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Parents who worry that their children spend too much time in front of screens — on smartphones, playing video games or watching TV — have new evidence to back their claims that screen time is bad for you. In fact, it’s bad for everyone, adults included. Research shows that excessive media use can lead to health problems, including increased risk of obesity, cancer and diabetes.
“Technology use, whether it’s playing video games or watching TV, can increase the risk of chronic diseases,” says Dr. Patricio Guaiquil, a board-certified family medicine doctor affiliated with SharpCare Medical Group. “Recent studies show that as the time we spend on technology has increased, so too has the incidence of many chronic avoidable illnesses.”
The market research group Nielsen took a look at Americans’ TV watching and electronic media habits in 2018 and discovered Americans spend more than 11 hours per day interacting with screen-based media, up from nine and a half hours just four years ago. Nearly four hours of that time is spent on computers, smartphones and tablets, and nearly five hours of each day, on average, is spent watching television.
Digging into the data
That’s a lot of time being sedentary rather than active. Dr. Guaiquil shares a few recent studies that show how dangerous excessive media consumption can be.
A study out of the University of Texas Health Science Center at Houston found that adolescents who used electronic media six or more hours at night also demonstrated behaviors linked to obesity — unhealthy eating and sleeping less than kids who used media two hours or less each day.
Scientists in Melbourne, Australia looked at the risk factor for stroke related to the amount of time spent watching TV. They found that study participants who went on to have a stroke had significantly higher levels of TV viewing time than those who did not have a stroke.
Finally, experts concluded that prolonged sedentary TV viewing time was associated with increased risk of developing colorectal cancer before the age of 50, known as young-onset colorectal cancer. Diagnoses of the disease is increasing, with the American Cancer Society reporting a 51% increase in colorectal cancer among those under age 50 since 1994.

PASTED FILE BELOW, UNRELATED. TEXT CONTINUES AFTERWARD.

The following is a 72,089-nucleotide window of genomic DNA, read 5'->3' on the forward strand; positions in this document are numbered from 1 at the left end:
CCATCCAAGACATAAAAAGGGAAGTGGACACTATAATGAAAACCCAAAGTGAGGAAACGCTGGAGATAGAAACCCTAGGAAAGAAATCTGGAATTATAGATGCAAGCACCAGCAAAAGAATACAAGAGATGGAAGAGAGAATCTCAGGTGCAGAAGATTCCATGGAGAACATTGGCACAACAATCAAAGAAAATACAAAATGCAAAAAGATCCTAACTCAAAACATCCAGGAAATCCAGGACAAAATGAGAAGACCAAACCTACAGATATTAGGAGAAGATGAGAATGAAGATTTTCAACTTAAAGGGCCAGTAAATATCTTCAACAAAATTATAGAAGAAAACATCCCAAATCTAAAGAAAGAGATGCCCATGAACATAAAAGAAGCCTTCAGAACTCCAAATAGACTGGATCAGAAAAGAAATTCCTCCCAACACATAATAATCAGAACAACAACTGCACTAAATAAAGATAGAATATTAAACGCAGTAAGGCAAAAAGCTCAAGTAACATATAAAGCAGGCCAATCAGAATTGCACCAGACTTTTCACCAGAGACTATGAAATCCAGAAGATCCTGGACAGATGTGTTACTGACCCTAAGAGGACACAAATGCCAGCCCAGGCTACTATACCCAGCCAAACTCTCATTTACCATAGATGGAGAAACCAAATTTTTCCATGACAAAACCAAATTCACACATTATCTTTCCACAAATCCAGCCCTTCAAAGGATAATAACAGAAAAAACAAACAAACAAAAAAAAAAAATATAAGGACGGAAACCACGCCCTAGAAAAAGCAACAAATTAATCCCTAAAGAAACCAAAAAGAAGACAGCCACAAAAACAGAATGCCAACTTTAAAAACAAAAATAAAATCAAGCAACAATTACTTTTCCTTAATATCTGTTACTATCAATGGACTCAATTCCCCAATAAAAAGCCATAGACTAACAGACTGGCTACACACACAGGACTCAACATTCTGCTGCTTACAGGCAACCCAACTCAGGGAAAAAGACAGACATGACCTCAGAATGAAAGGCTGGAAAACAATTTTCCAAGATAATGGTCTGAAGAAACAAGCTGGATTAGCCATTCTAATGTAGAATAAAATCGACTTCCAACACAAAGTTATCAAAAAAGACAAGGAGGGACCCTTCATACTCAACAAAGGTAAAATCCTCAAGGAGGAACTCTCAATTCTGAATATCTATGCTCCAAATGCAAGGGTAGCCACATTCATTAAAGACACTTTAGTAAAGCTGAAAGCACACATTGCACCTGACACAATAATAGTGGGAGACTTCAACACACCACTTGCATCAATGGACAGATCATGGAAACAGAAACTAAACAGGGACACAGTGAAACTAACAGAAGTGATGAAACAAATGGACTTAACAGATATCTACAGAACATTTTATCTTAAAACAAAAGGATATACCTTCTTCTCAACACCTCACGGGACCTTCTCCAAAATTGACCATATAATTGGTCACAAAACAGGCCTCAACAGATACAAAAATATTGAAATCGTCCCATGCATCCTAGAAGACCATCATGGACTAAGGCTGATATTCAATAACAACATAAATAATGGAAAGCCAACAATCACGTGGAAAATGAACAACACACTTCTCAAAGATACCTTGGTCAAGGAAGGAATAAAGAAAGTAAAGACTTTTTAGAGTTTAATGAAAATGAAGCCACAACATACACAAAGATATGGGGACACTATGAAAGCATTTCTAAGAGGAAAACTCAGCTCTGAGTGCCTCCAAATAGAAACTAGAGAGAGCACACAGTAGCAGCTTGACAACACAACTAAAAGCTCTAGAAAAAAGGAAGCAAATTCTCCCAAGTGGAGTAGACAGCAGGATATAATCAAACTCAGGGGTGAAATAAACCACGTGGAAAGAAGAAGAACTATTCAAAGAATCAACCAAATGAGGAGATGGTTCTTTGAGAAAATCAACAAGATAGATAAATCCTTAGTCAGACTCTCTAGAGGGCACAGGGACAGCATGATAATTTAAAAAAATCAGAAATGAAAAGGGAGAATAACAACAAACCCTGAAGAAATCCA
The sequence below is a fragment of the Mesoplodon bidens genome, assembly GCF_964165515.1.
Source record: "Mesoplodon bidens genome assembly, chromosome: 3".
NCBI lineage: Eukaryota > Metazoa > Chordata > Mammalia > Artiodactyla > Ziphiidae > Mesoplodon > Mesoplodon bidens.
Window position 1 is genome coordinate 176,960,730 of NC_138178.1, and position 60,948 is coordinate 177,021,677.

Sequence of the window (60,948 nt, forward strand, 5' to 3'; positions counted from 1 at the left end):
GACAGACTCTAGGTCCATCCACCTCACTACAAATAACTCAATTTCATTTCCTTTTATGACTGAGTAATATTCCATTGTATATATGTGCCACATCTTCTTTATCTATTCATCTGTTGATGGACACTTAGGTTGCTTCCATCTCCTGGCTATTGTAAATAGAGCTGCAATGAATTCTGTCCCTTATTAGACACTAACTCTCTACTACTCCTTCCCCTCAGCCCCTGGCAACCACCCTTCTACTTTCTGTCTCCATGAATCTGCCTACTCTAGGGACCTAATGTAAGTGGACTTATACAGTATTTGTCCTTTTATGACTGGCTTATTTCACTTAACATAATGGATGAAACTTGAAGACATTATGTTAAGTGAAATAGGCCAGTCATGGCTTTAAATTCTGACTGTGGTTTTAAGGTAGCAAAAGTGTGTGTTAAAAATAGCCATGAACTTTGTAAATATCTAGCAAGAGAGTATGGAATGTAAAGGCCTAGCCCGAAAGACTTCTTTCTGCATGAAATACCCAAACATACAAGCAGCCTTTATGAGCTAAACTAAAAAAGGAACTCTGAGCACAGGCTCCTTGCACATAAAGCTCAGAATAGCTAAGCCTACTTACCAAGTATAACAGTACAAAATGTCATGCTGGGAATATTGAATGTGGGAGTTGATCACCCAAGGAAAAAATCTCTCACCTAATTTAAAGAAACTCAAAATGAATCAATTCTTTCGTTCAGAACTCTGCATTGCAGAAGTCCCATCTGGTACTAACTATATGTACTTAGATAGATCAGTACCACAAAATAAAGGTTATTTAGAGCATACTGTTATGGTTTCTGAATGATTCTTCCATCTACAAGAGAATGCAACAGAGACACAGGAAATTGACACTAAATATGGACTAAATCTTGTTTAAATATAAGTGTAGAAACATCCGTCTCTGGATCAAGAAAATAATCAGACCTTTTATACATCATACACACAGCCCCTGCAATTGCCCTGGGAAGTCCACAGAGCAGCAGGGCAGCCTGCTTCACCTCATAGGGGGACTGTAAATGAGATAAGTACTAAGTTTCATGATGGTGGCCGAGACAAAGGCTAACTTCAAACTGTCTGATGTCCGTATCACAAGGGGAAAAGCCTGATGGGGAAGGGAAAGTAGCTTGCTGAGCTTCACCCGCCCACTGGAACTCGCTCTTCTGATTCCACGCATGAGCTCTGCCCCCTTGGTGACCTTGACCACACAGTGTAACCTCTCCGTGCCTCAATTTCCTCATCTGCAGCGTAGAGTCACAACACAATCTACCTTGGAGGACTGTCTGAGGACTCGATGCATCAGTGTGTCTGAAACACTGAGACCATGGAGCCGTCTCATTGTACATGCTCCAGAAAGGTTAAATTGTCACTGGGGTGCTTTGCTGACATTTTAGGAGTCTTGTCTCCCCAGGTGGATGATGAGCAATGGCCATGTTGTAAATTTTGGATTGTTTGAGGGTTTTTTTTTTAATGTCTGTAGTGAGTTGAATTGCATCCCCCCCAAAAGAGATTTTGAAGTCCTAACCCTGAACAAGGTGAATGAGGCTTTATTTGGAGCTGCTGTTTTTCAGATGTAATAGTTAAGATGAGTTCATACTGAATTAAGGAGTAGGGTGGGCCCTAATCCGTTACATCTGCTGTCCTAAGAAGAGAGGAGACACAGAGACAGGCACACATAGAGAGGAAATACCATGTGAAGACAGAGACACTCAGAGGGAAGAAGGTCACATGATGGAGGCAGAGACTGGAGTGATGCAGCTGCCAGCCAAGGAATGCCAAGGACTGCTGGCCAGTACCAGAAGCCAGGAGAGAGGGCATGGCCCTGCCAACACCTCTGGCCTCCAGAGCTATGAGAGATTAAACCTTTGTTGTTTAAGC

“The findings of these studies and others provide further evidence of the importance of maintaining an active lifestyle and avoiding prolonged sedentary electronic media use, whether that’s watching TV, playing video games or simply scrolling through your smartphone or tablet,” Dr. Guaiquil says.
Among older adults, past studies have also found a relationship between too much TV watching and an increased risk of poor cognitive performance, cardiovascular disease and death, even in those who are active.
Replacing screen time with physical activity
The good news is that you can make up for a lifetime of being too sedentary by kicking up your exercise for two straight years. Researchers say that a regimen of intensive exercise can improve the amount of oxygen your heart takes in and increase the flexibility of the heart muscle, which can lead to improved blood flow and decreased risk of heart failure.
The program should include the following:
Weekly cardiovascular exercise for at least one hour
Weekly high-intensity interval training workout
Moderate intensity exercise three times a week
At least one weekly strength training session
Of course, replacing any amount of screen time with physical activity can make a difference. Consider taking a daily 30-minute walk or several three- to five-minute walks throughout the day; take the stairs whenever possible; stand up and move around every 30 minutes; and find activities — gardening, hiking, yoga — that incorporate physical activity.
Dr. Guaiquil also recognizes that technology, if used correctly, could have benefits to your health. These include:
Decreasing anxiety through mindfulness and meditation apps, such as Insight Timer.
Improved mental health through the cultivating of hobbies, such as watching cooking videos on YouTube.
Improved physical fitness using exercise apps or videos, such as the Body Project channel on YouTube.
Increased family bonding, especially for connecting with older generations, through video tools such as Zoom.
Dr. Guaiquil also recommends taking advantage of screen time limit alerts that are common on modern devices.
“In general, limiting the time spent watching TV or on other electronic devices, using that screen time to your health advantage, and leading a more active life can reduce your risk for disease,” Dr. Guaiquil says. “Decrease the amount of time you spend on electronics and other sedentary activities, and instead use that time to enjoy exercise and additional physical activity for better health.”
The National Heart, Lung and Blood Institute offers guidelines for the amount of physical activity you should get at every age. As always, talk to your doctor before initiating an exercise program.
The Sharp Health News Team are content authors who write and produce stories about Sharp HealthCare and its hospitals, clinics, medical groups and health plan.
Sharp partners with the American Heart Association to raise awareness about women’s heart health.